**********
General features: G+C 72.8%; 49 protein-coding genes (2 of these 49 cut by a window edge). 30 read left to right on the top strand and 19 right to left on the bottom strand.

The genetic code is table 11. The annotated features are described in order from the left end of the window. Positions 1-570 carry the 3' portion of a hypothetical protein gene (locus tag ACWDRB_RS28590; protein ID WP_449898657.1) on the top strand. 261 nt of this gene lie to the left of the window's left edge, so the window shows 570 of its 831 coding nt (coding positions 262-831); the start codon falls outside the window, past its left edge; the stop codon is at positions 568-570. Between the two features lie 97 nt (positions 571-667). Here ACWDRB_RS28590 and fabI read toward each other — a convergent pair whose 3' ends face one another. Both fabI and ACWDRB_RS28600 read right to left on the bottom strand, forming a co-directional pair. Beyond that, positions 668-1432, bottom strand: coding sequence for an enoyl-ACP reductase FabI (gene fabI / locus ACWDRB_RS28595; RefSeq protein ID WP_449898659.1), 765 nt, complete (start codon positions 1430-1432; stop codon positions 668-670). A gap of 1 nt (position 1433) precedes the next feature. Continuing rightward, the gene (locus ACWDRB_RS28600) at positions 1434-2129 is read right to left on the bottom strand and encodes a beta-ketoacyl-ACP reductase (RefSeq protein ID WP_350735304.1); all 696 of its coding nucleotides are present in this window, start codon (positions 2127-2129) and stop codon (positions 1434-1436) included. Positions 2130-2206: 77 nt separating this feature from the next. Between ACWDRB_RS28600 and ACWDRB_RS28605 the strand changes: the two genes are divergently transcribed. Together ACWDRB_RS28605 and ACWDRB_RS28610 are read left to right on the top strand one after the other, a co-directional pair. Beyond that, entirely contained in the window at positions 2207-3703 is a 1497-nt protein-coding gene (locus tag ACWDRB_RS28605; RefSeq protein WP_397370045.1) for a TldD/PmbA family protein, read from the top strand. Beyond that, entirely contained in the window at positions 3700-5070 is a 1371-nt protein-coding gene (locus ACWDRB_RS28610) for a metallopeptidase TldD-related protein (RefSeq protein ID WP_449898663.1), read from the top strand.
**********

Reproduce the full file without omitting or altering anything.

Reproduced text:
General features: G+C 72.8%; 49 protein-coding genes (2 of these 49 cut by a window edge). 30 read left to right on the top strand and 19 right to left on the bottom strand.

The genetic code is table 11. The annotated features are described in order from the left end of the window. Positions 1-570 carry the 3' portion of a hypothetical protein gene (locus tag ACWDRB_RS28590; protein ID WP_449898657.1) on the top strand. 261 nt of this gene lie to the left of the window's left edge, so the window shows 570 of its 831 coding nt (coding positions 262-831); the start codon falls outside the window, past its left edge; the stop codon is at positions 568-570. Between the two features lie 97 nt (positions 571-667). Here ACWDRB_RS28590 and fabI read toward each other — a convergent pair whose 3' ends face one another. Both fabI and ACWDRB_RS28600 read right to left on the bottom strand, forming a co-directional pair. Beyond that, positions 668-1432, bottom strand: coding sequence for an enoyl-ACP reductase FabI (gene fabI / locus ACWDRB_RS28595; RefSeq protein ID WP_449898659.1), 765 nt, complete (start codon positions 1430-1432; stop codon positions 668-670). A gap of 1 nt (position 1433) precedes the next feature. Continuing rightward, the gene (locus ACWDRB_RS28600) at positions 1434-2129 is read right to left on the bottom strand and encodes a beta-ketoacyl-ACP reductase (RefSeq protein ID WP_350735304.1); all 696 of its coding nucleotides are present in this window, start codon (positions 2127-2129) and stop codon (positions 1434-1436) included. Positions 2130-2206: 77 nt separating this feature from the next. Between ACWDRB_RS28600 and ACWDRB_RS28605 the strand changes: the two genes are divergently transcribed. Together ACWDRB_RS28605 and ACWDRB_RS28610 are read left to right on the top strand one after the other, a co-directional pair. Beyond that, entirely contained in the window at positions 2207-3703 is a 1497-nt protein-coding gene (locus tag ACWDRB_RS28605; RefSeq protein WP_397370045.1) for a TldD/PmbA family protein, read from the top strand. Beyond that, entirely contained in the window at positions 3700-5070 is a 1371-nt protein-coding gene (locus ACWDRB_RS28610) for a metallopeptidase TldD-related protein (RefSeq protein ID WP_449898663.1), read from the top strand.